get commercialized, especially since truly revolutionary, ahead-of-their-time
    ideas may be out of patent before they’re feasible in practice?

    People still invest, and make lots of money, in industries where patents
    aren’t available. What are the basic patents underlying Wal-Mart? You
    can knock the software examply by saying that software has low startup
    costs and low barriers to entry, but retail doesn’t, really. How many
    really old industries are still dominated by the firms that started
    them? It would seem that running your business well is more important
    than having a patent.

    One can also argue that investors don’t value patents rationally, and
    that that could be fixed with better research (to establish the rational
    value) and education (to make it widely known). Most
    people who aren’t patent lawyers don’t realize how hard it can be to
    actually enforce a patent, and most people who aren’t business managers
    don’t realize how many things, beyond just having the basic description
    of the technology, it takes to turn an idea into a viable
    business… how important it is to run the business well… how
    valuable it is to have the top experts on a technology, even if you
    don’t have a patent on it… how much the prestige of being the
    inventor and the best is worth. They therefore overvalue patent
    protection… especially when patent lawyers and random fluctuations in
    fashion tell them patents are Very Important.

    That brings up the question of whether the investors you get with
    patents are the ones you want. The people you want to encourage
    are those who plan to build real businesses with real good will,
    real know-how, and real reputations in the market… none of which
    come from patents. Are investors who are primarily concerned
    about patent protection as high-quality as investors who know
    that they’re building businesses with intrinsic value? Do they
    have the same long-term attitude?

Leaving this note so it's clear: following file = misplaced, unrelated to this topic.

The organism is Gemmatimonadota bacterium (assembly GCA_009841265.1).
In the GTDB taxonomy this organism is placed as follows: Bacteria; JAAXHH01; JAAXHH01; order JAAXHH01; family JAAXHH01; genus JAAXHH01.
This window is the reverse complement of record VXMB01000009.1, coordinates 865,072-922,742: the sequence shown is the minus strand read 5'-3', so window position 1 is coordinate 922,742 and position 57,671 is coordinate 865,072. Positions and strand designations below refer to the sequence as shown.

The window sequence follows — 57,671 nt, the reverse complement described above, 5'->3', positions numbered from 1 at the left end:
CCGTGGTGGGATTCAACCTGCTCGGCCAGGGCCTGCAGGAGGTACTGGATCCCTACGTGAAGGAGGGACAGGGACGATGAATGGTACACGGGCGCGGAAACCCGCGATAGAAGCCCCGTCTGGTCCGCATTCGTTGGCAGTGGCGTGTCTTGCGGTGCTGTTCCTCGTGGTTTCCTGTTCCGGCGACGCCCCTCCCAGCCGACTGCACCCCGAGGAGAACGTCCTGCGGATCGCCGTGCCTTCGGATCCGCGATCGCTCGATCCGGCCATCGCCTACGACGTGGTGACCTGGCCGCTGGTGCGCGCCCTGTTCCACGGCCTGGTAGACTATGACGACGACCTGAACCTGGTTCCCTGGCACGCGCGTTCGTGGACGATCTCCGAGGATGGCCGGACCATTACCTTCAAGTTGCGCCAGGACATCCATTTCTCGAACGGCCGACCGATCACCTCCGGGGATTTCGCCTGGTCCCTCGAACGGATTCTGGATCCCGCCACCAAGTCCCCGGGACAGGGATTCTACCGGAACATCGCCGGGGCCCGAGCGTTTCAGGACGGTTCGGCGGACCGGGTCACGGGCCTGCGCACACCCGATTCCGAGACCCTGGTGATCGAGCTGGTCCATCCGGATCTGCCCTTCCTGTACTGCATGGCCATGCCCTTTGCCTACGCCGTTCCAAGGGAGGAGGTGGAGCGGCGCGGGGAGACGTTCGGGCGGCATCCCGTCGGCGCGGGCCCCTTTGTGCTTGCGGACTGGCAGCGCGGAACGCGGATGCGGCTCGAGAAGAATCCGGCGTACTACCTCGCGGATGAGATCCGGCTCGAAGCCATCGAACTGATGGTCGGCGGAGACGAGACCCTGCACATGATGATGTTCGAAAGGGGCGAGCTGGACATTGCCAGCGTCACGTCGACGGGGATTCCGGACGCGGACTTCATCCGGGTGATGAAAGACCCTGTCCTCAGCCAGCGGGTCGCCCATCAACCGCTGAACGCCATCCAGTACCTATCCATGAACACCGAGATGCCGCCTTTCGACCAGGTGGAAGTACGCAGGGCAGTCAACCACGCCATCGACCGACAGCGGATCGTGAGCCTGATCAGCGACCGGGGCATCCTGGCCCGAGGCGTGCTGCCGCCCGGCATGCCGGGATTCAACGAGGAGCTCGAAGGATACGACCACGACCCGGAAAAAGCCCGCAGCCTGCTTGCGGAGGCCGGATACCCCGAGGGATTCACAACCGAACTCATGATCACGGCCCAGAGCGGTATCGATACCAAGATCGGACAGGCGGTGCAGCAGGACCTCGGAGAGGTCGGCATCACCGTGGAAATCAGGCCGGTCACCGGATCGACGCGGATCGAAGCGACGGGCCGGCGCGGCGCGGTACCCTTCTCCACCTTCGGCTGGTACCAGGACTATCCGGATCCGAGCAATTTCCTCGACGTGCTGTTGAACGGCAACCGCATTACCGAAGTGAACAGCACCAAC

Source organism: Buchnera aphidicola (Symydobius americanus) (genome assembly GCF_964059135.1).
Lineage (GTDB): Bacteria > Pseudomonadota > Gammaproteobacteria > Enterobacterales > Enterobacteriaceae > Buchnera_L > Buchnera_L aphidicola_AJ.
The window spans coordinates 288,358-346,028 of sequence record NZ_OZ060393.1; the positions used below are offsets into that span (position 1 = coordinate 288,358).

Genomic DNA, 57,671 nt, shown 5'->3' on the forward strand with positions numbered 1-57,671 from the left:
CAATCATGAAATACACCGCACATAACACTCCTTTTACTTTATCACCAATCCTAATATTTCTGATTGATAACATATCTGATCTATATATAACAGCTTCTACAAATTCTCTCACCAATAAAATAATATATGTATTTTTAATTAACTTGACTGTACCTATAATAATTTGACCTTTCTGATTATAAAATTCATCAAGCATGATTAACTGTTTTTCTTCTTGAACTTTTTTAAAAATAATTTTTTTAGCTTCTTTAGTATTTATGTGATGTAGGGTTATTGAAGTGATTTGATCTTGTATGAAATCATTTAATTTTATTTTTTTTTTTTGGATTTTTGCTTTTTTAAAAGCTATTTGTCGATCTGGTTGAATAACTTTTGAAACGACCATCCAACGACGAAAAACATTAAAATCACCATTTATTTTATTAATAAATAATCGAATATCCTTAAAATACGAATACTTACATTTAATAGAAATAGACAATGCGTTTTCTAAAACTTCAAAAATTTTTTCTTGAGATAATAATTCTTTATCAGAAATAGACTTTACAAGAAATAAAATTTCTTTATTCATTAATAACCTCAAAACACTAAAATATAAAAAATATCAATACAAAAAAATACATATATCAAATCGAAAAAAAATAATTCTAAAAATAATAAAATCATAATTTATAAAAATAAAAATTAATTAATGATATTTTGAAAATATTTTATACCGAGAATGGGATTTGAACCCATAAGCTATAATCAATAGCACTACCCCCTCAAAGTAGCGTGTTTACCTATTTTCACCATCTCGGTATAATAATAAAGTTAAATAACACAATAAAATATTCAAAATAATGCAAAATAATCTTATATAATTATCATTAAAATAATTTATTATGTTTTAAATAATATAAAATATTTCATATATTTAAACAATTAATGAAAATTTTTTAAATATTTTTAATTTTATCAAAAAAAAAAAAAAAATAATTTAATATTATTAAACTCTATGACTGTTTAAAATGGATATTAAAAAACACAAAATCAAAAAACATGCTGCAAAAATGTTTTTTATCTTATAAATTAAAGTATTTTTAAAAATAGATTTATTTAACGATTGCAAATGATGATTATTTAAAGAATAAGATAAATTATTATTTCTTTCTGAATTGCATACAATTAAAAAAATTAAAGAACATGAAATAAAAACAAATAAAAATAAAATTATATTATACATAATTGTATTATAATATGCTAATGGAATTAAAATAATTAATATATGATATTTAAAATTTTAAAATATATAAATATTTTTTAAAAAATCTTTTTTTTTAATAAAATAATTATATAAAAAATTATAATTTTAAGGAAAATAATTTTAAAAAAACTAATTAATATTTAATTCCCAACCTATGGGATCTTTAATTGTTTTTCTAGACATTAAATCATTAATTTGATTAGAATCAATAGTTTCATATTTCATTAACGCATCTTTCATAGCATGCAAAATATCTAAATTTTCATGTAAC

There’s also the issue of friction at the startup stage. To the extent
    that entrepreneurs are worried about infringing patents, they may be
    chilled from starting anything. I’ve seen people chilled from
    starting businesses by patents. I’ve seen this in cases where the patent
    holders proceeded, through their own extremely poor business management,
    to utterly fail to commercialize the technology… perhaps unjustly
    damaging the technology’s reputation in the process. If you give
    somebody a monopoly over a technology, that person’s errors are
    going to affect the whole technology.

    Another factor is that the costs of starting
    businesses may go way up if founders have to worry about possibly
    licensing patents. In some industries, you can start a company on almost
    no capital… fees for lawyers to worry about IP encumbrances may be
    your biggest startup cost, if you really do worry about it.
    That’s important, because a cost that might be trivial for an
    established business can completely prevent the creation of a new one,
    and that effect is worst in “scruffy” new industries.
    Even within an established business, having to deal with management
    questions about IP can make it hard to start up a new initiative.

    I’ve had actual legal advice not to worry about patents, and to
    avoid finding out if things were covered by any patents,
    because of the treble damages for knowing violation. How good can a
    system be if its own practitioners have to advise people to ignore it?

    None of this is certain evidence for my side… but it is
    enough to pretty much destroy the automatic assumption that granting
    monopolies on inventions always increases investment, and that
    assumption is what underlies the Bayh-Dole patent giveaway.

  4. Adrian Wilkins Says:

    “Protection” is relative.

    What investors want is to be “protected” from competition. But the same set of people are the ones loudly proclaiming that competition is what provides the best deal for the common man.

    And isn’t US government “by the people, for the people”? Shouldn’t the same apply to research done in its’ name?

  5. Christine Peterson Says:

    Jbash: Thanks so much for your thoughful comments. I think we are due for a conference looking at this topic. —Christine

  6. Phillip Huggan Says:

    The quicker the “turnover” in a given industry, the shorter should be the time-period for patent protection. For nanotechnology (a field which changes weekly), the 20 year patent time-period should be cut in half. On the other hand there are some nanotechnologies which won’t even be feasible 10 years from now but someone may still want to patent them. So if you drop nanotechnology patent monopoly time-periods, you also have to strengthen the administration of patent offices at the same time.

  7. maryam shaeri Says:

    on behalf of a state based office in Iran working in the field of science -technology development we would like to find ways of mutual cooperation and marketing in the field of nanotechnology.

  8. Malaysia to split nanotech IP three ways | Anchorscience LLC Says:

    [...] In the U.S., patent rights from federally-funded grants to university researchers generally go to the universities. Sometimes, the research professors benefit personally, depending on the school. This situation results from the Bahy-Dole Act of 1980. Most observers regard this act as an improvement over what came before, but it’s not clear that [...] more [...]